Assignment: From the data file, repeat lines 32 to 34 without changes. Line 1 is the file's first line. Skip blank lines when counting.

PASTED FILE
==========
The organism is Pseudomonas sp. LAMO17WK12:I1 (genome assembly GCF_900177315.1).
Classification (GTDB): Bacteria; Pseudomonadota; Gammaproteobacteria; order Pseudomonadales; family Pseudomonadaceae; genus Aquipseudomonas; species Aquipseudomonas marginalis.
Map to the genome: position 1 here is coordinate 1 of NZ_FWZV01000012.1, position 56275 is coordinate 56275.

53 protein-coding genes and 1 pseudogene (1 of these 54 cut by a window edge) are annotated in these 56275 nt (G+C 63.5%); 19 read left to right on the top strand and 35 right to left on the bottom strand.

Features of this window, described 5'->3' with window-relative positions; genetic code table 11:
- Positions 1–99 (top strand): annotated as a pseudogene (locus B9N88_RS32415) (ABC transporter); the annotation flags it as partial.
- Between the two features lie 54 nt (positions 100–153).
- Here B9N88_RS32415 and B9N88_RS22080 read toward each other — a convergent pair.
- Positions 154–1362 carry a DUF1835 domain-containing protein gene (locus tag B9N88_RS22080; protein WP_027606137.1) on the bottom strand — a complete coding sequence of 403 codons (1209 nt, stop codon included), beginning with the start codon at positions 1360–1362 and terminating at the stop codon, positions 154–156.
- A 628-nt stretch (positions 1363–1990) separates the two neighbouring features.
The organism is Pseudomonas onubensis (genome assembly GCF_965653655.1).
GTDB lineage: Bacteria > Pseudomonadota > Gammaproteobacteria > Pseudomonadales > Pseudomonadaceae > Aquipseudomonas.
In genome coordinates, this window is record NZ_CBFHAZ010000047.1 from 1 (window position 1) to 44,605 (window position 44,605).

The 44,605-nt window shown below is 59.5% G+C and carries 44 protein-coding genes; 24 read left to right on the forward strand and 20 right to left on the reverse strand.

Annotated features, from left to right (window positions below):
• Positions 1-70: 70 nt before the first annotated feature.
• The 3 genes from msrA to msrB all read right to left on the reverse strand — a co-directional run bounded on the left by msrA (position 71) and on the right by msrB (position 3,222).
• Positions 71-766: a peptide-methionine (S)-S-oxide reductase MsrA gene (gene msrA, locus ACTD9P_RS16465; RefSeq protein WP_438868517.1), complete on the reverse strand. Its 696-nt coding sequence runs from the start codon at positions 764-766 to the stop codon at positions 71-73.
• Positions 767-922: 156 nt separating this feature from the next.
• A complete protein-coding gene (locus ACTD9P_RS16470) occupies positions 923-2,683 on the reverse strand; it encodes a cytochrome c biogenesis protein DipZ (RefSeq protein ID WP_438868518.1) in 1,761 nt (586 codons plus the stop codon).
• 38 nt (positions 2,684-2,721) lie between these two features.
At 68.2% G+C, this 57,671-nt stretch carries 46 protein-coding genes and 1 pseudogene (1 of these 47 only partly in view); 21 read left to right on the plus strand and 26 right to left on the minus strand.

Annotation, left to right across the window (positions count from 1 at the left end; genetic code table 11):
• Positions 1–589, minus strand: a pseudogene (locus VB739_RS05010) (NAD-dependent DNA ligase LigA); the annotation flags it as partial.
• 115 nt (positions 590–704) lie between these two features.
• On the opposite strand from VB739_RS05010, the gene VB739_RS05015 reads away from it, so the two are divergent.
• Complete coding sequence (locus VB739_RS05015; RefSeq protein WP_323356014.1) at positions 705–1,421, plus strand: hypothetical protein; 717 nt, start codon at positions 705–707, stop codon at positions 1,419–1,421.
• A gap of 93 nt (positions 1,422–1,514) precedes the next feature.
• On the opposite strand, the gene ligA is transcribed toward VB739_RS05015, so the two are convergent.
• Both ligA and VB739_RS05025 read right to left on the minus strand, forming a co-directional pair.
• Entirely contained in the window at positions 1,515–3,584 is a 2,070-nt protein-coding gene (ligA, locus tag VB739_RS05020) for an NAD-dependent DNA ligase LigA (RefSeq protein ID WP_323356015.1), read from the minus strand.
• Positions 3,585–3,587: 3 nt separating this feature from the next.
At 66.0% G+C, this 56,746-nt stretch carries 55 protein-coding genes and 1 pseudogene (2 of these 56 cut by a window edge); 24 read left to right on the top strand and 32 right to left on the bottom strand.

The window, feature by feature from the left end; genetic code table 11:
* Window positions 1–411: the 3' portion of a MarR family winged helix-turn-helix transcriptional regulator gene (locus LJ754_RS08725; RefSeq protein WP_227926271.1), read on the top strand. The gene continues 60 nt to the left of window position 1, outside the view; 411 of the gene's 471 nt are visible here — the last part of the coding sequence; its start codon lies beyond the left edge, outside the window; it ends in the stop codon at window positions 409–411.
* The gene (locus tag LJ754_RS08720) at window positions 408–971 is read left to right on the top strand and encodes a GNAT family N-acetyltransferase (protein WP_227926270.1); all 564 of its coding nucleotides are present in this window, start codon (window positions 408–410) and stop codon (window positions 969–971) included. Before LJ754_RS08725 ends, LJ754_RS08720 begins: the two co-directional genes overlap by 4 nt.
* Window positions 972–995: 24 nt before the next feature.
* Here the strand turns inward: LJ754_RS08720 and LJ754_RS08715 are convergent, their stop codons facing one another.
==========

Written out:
• Positions 3,585–3,587: 3 nt separating this feature from the next.
At 66.0% G+C, this 56,746-nt stretch carries 55 protein-coding genes and 1 pseudogene (2 of these 56 cut by a window edge); 24 read left to right on the top strand and 32 right to left on the bottom strand.

The window, feature by feature from the left end; genetic code table 11: